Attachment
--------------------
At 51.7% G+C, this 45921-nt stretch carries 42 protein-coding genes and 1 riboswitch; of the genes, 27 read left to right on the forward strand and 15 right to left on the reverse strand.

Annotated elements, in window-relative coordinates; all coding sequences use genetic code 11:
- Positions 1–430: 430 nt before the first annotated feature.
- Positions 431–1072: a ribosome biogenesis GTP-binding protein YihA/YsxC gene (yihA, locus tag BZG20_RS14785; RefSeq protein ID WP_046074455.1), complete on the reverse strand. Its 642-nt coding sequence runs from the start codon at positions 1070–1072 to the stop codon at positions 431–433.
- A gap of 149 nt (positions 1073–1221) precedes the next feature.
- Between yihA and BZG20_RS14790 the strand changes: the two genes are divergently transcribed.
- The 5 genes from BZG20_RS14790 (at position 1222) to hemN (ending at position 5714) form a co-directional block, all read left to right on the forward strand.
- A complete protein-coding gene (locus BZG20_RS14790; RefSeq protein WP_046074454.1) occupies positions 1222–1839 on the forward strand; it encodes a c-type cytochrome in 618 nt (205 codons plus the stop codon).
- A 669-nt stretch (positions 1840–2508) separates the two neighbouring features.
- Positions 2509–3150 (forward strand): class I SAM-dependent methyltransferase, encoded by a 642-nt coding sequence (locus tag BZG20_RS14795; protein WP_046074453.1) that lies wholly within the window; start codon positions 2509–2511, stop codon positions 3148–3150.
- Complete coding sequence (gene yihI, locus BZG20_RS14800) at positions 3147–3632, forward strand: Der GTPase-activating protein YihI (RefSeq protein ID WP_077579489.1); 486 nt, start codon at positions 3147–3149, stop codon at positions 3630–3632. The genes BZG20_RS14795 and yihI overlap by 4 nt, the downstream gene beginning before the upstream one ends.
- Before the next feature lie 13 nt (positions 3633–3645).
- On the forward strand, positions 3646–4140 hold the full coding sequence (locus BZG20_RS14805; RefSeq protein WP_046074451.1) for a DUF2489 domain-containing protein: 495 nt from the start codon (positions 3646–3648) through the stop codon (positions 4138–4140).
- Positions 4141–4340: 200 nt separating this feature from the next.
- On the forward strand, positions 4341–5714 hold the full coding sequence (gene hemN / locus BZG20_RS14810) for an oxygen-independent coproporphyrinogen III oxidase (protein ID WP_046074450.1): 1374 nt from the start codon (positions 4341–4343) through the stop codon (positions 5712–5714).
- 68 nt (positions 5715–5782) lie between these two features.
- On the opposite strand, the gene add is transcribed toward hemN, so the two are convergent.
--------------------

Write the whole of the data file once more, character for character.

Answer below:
At 51.7% G+C, this 45921-nt stretch carries 42 protein-coding genes and 1 riboswitch; of the genes, 27 read left to right on the forward strand and 15 right to left on the reverse strand.

Annotated elements, in window-relative coordinates; all coding sequences use genetic code 11:
- Positions 1–430: 430 nt before the first annotated feature.
- Positions 431–1072: a ribosome biogenesis GTP-binding protein YihA/YsxC gene (yihA, locus tag BZG20_RS14785; RefSeq protein ID WP_046074455.1), complete on the reverse strand. Its 642-nt coding sequence runs from the start codon at positions 1070–1072 to the stop codon at positions 431–433.
- A gap of 149 nt (positions 1073–1221) precedes the next feature.
- Between yihA and BZG20_RS14790 the strand changes: the two genes are divergently transcribed.
- The 5 genes from BZG20_RS14790 (at position 1222) to hemN (ending at position 5714) form a co-directional block, all read left to right on the forward strand.
- A complete protein-coding gene (locus BZG20_RS14790; RefSeq protein WP_046074454.1) occupies positions 1222–1839 on the forward strand; it encodes a c-type cytochrome in 618 nt (205 codons plus the stop codon).
- A 669-nt stretch (positions 1840–2508) separates the two neighbouring features.
- Positions 2509–3150 (forward strand): class I SAM-dependent methyltransferase, encoded by a 642-nt coding sequence (locus tag BZG20_RS14795; protein WP_046074453.1) that lies wholly within the window; start codon positions 2509–2511, stop codon positions 3148–3150.
- Complete coding sequence (gene yihI, locus BZG20_RS14800) at positions 3147–3632, forward strand: Der GTPase-activating protein YihI (RefSeq protein ID WP_077579489.1); 486 nt, start codon at positions 3147–3149, stop codon at positions 3630–3632. The genes BZG20_RS14795 and yihI overlap by 4 nt, the downstream gene beginning before the upstream one ends.
- Before the next feature lie 13 nt (positions 3633–3645).
- On the forward strand, positions 3646–4140 hold the full coding sequence (locus BZG20_RS14805; RefSeq protein WP_046074451.1) for a DUF2489 domain-containing protein: 495 nt from the start codon (positions 3646–3648) through the stop codon (positions 4138–4140).
- Positions 4141–4340: 200 nt separating this feature from the next.
- On the forward strand, positions 4341–5714 hold the full coding sequence (gene hemN / locus BZG20_RS14810) for an oxygen-independent coproporphyrinogen III oxidase (protein ID WP_046074450.1): 1374 nt from the start codon (positions 4341–4343) through the stop codon (positions 5712–5714).
- 68 nt (positions 5715–5782) lie between these two features.
- On the opposite strand, the gene add is transcribed toward hemN, so the two are convergent.